UPDATE 2: Further regarding the sentiment associated with renting – “I’m a mortgage broker and I can tell you that almost nobody who owns goes back to renting. Most people perceive that as a total regression.” – headlined at VREAA 19 June 2010

UPDATE 3: A discussion regarding buying versus renting from archived at VREAA 13 Nov 2010“I am thick-skinned enough to deal with the social pariah status of being a mere renter. A lot of people here believe that responsible adulthood includes home ownership, so if you don’t own, you somehow don’t make the cut.”

Further related links:

TPFKAA on Renting – “It was as though ‘renters’ were another species, quite distinct from their human, homeowning neighbours.” [at VREAA, 27 Dec 2010]

Reader initiated Renter ‘Poll’ – “Where do you rent, how many bedrooms, and how much do you pay?” [at VREAA, 28 Dec 2010]

Canadian Business Mag: ‘Housing: Real insanity’ – On Renters And Owners [at VREAA, 11 Apr 2011]

Landlord Mentality – “I expect my tenants to subsidize my speculative bet on Vancouver RE prices” [at VREAA, 7 May 2011]

‘In Vancouver, renting is a better option than buying’, Gord Goble, Vancouver Sun, 26 April 2011.

Joanna Pachter, Canadian Business – “This is not yet another story about the real estate bubble. It’s a story about why more of us don’t rent.” [VREAA, 18 July 2011]

A request to readers from a producer at ‘The Early Edition’, CBC Radio 1, to hear from people who have personally experienced any stigma regarding being renters in our city, resulted in a discussion of whether such a stigma even exists. [VREAA, 19 Aug 2011]

36 responses to “The Stigma Of Renting In Vancouver – “Oh no, we would never rent”

  1. 70%? Wow, I never knew it was that high! No wonder I feel like the poor pauper when I’m out with my friends (though honestly, I’m the one with the cash!)
    When I first moved to Vancouver in 2001, it seemed like EVERYONE rented-I’d go to look at a place for rent and there would be a lot of people there looking too. It was harder to find a place to rent. Even then, buying RE was seen as “expensive”-though that sure is a laugh these days isn’t it!!! One girl told me “don’t buy a condo-they only depreciate in Vancouver” (I guess the leaky condo crisis was fresh in people’s minds)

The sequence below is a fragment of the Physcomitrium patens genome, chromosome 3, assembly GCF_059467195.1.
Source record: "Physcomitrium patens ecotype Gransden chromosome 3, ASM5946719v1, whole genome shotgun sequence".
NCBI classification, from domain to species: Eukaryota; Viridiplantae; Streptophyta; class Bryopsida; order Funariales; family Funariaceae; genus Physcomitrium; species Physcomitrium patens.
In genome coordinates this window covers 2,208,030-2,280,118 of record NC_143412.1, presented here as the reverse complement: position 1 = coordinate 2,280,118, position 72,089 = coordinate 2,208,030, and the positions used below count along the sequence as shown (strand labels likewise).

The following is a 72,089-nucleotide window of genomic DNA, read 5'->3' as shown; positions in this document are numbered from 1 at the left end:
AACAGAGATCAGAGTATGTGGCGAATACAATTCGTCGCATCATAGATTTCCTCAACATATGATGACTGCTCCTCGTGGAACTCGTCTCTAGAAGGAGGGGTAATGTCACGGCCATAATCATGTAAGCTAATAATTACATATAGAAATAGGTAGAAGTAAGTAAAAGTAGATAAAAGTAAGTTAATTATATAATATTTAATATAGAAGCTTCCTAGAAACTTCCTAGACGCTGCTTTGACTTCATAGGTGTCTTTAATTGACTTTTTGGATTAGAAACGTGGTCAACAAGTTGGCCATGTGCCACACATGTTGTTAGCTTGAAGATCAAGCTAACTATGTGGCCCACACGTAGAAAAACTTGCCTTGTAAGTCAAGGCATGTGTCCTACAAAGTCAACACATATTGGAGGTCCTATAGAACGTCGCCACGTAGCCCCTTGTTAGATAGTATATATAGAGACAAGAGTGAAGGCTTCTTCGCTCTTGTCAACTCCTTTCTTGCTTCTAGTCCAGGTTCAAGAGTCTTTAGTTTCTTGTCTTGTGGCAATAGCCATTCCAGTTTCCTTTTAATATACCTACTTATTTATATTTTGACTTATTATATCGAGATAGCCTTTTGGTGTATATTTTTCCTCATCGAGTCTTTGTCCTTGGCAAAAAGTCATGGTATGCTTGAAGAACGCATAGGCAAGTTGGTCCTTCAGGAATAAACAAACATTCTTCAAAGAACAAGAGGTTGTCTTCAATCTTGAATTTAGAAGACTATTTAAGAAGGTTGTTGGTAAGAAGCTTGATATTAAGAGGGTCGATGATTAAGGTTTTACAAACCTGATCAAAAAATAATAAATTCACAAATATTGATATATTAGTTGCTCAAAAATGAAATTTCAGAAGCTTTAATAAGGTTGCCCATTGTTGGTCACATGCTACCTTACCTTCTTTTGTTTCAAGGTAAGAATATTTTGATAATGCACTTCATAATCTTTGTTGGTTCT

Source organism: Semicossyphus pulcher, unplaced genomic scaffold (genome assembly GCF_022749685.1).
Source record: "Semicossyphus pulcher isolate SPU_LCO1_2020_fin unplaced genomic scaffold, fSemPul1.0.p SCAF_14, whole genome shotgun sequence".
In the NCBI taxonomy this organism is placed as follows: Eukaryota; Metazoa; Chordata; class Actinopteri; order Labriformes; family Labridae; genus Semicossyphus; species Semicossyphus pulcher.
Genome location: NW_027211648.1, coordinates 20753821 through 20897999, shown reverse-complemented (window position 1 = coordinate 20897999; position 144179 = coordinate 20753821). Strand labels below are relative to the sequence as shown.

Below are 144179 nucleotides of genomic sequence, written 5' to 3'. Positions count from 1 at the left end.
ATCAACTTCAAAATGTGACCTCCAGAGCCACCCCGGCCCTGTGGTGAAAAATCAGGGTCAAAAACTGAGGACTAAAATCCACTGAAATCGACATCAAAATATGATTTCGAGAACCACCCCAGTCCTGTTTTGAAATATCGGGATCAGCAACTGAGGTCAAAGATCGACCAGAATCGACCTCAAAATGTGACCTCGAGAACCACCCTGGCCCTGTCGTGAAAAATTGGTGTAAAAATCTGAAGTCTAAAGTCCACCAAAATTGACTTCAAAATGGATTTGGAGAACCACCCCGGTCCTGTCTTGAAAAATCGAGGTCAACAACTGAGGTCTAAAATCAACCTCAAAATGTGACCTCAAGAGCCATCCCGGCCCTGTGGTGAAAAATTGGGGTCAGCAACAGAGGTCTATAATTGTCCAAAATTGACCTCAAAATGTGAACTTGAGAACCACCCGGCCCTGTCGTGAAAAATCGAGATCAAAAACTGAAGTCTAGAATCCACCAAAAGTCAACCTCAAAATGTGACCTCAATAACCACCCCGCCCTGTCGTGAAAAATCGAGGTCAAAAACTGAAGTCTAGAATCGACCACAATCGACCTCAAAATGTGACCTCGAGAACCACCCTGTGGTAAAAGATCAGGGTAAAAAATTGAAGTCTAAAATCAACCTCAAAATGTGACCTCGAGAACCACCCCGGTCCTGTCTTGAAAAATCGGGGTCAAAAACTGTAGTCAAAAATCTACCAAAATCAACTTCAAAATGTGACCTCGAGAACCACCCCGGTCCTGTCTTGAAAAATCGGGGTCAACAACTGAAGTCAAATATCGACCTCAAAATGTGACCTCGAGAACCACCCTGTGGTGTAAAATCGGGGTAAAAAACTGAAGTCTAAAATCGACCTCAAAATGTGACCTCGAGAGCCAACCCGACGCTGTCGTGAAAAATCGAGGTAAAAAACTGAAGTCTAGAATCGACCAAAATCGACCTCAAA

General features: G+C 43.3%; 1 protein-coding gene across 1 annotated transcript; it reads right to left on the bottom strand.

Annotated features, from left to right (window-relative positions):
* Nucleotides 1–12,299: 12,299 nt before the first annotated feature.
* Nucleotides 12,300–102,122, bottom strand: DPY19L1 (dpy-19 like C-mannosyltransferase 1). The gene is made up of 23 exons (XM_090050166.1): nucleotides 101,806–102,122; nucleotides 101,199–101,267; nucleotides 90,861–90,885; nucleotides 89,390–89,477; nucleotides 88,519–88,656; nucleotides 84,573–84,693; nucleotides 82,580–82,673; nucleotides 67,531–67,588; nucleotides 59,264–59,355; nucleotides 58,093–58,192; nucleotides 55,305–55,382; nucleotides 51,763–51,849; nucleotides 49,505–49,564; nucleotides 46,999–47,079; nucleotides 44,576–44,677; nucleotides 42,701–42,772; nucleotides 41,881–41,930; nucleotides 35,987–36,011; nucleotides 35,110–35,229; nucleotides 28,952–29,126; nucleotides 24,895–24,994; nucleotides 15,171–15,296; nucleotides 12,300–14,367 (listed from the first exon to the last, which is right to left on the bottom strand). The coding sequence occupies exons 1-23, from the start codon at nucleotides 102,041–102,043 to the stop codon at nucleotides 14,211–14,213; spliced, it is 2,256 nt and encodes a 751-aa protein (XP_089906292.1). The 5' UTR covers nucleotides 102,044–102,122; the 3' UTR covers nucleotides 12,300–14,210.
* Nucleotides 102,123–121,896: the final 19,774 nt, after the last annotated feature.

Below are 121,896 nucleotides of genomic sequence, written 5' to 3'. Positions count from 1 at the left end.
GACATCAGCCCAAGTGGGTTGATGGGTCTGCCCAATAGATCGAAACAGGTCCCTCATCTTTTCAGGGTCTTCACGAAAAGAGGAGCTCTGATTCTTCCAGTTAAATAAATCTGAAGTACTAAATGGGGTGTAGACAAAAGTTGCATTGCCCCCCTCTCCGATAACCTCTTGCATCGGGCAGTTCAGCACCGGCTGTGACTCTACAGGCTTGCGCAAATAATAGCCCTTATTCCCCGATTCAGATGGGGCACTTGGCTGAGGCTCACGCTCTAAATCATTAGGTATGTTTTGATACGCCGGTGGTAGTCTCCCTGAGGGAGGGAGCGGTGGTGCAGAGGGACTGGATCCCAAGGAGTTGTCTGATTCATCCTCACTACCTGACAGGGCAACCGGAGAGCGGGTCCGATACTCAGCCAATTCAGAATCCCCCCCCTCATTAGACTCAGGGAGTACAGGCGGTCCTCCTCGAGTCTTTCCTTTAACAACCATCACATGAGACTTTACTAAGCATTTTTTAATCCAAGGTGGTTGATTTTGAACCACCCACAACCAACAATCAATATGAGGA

I’m looking forward to a time when the Vancouver I live in now is more like the one I moved to in 2001.

  2. If you are facing a stigma by not owning, you’re hanging out with the wrong crowd.

    It’s should not be a surprise that a lot of people have either chosen to buy or not sell at high prices. Money, apparently, is a means to live life, not necessarily to be maximized for its own sake.

  3. Housing is a touchy issue because most people own some if it. Lucky for me most of my friends don’t own, so I dont have to deal with the talk very often.

    When I’m at work (where many people are recent owners) and get asked why I dont own yet I try to steer away from talk of a housing crash. Instead I go the route of “Not the right time in my life”, “Not sure what area I like, so I will rent in a couple different ones…” and that kind of stuff. Maybe I throw out the ol “I can rent for cheaper than owning right now” but that is usually met with “But then you will be renting forever”.

    Again, I stay away from crash talk as much as possible because many of them bought in recent years.

  4. jesse -> I’m completely in agreement with the position you imply, namely that renters should be perfectly comfortable with renting. And with your position regarding the limited meaning of financial resources.

    But I’m stating my observations about social circumstances current in Vancouver.
    A renting stigma has insidiously infiltrated ‘crowds’ where renting was previously perfectly okay.
    Don’t you see this as having occurred?
    It’s not right, but it has occurred.
    And if you see it in your ‘crowd’, what do you do?
    Take it to task? Change crowds?

    (Note that those leaving Vancouver may be doing so in part because they are choosing to change crowds, but that’s a bad alternative for Vancouver as a society.)

  5. I also try to avoid the conversations.”Speak Softly But Carry a Big Stick”. I have been ridiculed enough about my lunatic RE positions.
    Lately I have been considering the notion of being a perma-renter. I can’t find any good reason to own a house made out of wood shavings glued together by glue made in China.
    Specially after reading Froogle Scott!



  6. Arit, whenever I read your words I hear a smile in them.

    • Absinthe

      Pardon my ignorance but I don’t really understand what you are saying. English is not my first language so sometimes I misunderstand the hidden meaning.